But let us now imagine that this forest existed 250 million years ago here on earth, long before humans evolved. At this very primordially early point in earth history, does it matter that any tree is “tall” and any other is “short”? This is a human distinction and makes no sense in the absence of an observer. There are many such distinctions which, once we remove the human perspective, become irrelevant, even unreal. To say that the temperature at the surface of our sun (about 10,000 Fahrenheit or 5,600 Celsius) is hot versus cold makes sense only in the presence of humans. In the world of suns, this temperature isn’t particularly hot or cold, it just is. Even the concept of temperature is irrelevant – it’s merely a human measurement, meaningless in the realm of the suns.

In fact, all distinctions are products of an observing, present mind; they are not “out there” in the physical world, yet they seem to exert power over our reality. And here is a familiar example: the distinction between the “good past” and the “bad present,” evident in the thinking of many nostalgic people. To them, the past was always happier and better than the present—that’s the nature of nostalgia—but such people are often unaware of how they select the best past memories to compare with the worst current events. Instead of living in the marvel of their present, such people may instead wallow in memories, becoming disconnected from the here and now. Real distinctions, false differences. As we can see, distinctions can distort as well as distract our thinking.

The problem isn’t to find a way to avoid thinking, but rather to know when to push back useless distinctions. To accomplish this, our mental health must turn to some tool for escape, for, without it, we are prisoners stuck within our beliefs. In fact, several people I’ve known who tragically turned to suicide did so out a paralyzing inability to get out of quicksand of their own false distinctions about reality. It is for this reason that a method for transcendence is crucially important. But how to find one?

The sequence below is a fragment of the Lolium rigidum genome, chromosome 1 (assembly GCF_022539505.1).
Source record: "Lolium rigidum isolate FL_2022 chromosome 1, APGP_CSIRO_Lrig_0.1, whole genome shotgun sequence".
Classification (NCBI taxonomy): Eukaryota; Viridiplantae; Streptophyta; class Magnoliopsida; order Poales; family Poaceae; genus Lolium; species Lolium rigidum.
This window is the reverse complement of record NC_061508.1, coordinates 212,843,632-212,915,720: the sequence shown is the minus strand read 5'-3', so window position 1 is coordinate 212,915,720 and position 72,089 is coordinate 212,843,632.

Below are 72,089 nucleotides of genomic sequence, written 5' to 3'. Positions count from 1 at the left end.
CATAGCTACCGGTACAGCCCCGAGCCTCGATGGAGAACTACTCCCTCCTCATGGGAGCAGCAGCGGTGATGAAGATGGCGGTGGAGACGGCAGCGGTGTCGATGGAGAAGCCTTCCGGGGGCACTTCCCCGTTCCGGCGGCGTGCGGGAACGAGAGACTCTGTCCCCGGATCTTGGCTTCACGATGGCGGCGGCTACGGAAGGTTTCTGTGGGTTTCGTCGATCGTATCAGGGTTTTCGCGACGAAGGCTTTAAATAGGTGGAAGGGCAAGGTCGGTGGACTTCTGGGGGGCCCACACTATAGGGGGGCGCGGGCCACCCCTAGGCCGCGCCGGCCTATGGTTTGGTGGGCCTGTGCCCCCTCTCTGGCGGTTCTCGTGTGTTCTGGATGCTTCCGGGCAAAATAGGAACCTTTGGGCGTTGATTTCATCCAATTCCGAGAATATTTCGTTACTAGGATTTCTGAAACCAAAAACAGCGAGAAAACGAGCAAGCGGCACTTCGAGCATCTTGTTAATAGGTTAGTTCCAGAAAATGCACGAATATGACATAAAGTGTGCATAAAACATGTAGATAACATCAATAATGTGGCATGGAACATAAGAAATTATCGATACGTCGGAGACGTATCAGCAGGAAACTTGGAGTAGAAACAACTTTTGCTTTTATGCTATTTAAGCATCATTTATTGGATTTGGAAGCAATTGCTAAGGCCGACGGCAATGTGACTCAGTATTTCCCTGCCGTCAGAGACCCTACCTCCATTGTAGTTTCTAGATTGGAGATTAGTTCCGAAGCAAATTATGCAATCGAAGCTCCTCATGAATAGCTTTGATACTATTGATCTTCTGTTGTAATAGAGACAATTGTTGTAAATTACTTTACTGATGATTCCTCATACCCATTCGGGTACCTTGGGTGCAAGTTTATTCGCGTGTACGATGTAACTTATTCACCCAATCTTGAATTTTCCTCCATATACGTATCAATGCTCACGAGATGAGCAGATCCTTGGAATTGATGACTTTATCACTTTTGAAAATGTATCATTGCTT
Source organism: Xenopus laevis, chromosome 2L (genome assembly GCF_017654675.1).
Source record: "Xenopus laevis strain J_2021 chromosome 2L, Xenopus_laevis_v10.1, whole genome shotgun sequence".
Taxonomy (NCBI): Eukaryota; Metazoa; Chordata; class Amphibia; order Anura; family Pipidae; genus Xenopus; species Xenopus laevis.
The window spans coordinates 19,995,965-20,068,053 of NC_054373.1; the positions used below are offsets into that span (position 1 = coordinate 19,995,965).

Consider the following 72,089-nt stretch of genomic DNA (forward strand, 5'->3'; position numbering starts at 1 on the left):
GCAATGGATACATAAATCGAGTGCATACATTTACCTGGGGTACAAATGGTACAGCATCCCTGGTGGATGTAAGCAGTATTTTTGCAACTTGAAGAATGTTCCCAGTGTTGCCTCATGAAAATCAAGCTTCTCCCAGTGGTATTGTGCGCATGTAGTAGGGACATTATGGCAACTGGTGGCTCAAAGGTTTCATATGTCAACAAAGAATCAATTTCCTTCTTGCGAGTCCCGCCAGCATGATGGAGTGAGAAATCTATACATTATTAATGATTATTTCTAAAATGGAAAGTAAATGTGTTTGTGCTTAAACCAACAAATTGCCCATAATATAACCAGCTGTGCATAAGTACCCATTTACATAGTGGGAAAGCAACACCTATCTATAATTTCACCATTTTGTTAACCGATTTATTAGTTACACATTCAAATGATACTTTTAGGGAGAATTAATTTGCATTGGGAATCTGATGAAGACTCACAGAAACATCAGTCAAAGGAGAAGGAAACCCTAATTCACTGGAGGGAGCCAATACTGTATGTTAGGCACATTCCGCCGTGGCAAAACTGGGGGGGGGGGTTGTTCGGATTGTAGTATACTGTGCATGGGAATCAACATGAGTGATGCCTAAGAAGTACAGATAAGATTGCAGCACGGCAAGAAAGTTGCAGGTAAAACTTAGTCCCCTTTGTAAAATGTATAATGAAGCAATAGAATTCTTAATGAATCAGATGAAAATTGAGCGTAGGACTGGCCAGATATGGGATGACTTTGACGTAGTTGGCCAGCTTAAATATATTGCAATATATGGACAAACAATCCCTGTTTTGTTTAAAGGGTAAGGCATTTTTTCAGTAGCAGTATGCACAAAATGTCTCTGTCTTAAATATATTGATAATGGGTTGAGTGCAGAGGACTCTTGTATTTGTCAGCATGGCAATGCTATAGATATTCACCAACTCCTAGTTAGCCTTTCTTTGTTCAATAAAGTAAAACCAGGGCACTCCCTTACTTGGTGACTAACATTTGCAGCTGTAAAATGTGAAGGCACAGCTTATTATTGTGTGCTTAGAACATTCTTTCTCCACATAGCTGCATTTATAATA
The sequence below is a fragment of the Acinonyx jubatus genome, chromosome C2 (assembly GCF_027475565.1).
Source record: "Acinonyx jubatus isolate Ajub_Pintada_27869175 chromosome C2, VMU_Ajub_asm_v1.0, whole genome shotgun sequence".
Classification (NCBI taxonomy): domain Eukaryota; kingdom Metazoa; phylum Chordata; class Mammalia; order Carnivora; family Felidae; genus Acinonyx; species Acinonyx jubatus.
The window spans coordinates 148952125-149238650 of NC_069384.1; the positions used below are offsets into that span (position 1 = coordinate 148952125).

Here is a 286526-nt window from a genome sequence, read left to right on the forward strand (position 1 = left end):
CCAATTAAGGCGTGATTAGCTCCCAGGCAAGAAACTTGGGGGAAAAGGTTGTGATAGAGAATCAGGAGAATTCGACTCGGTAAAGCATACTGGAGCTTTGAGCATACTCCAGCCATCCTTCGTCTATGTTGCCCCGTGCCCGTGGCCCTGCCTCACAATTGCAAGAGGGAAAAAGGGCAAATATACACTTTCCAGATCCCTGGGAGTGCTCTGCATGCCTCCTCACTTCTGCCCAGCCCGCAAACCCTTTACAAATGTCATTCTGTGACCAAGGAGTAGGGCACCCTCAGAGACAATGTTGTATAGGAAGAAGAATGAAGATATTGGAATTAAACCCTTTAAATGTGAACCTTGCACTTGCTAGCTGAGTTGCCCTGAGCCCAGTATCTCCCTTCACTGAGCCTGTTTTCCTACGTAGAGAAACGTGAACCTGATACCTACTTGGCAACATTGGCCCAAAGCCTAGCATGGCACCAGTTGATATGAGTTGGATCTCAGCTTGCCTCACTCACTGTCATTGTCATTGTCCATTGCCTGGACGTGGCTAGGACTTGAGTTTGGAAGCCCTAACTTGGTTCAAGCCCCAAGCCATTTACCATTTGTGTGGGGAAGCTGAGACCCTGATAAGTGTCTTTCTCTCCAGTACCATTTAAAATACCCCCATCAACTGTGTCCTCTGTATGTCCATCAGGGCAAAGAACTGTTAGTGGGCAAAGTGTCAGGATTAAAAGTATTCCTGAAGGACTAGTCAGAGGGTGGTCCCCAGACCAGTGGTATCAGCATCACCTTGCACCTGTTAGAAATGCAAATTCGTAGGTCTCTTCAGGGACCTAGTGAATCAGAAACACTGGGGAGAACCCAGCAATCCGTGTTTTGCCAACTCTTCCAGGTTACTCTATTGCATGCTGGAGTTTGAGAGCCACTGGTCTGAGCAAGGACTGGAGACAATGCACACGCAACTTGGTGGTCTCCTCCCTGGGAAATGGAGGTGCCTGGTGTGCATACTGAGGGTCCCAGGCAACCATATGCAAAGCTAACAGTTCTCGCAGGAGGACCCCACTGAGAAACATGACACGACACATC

Indeed, one total way to transcend the mouse trap of distinctions and categories is by transcending all of them. For this goal, the most powerful exercise is one which contemplates nothingness with complete focus. But there are two ways to do this: one is impossible, and the other is entirely in our grasp.

Of the first kind of encounter with nothingness, I had an early introduction to the impossible form of mental transcendence. One day, when I was 7 years old, my father mentioned the idea of meditating on nothingness. He introduced this idea as a challenge, stating that it was very difficult because “the mind is a machine and it cannot stop.” I tried and tried… and tried, never succeeding for more than a few seconds. In fact, try as we might, we will find that contemplating nothingness is an impossible thought because to think is to think about something. Any human experience, including thinking, always has a subject, and our presence is already a something that destroys the nothingness we are trying to contemplate. Such thinking, therefore, is an impossibility.

But there is a seed for a different kind of reflection on nothingness. It lies at the heart of certain philosophical and religious texts that aim to quiet the mind, rather than to stimulate it to work harder.

This tranquility is described in various ways; but let us remain among the Tibetan Buddhists informed by certain Indian meditative traditions. For them, nothingness isn’t merely a form of contemplation, it is a way of seeing reality, because they believe that reality itself is made of nothingness to begin with.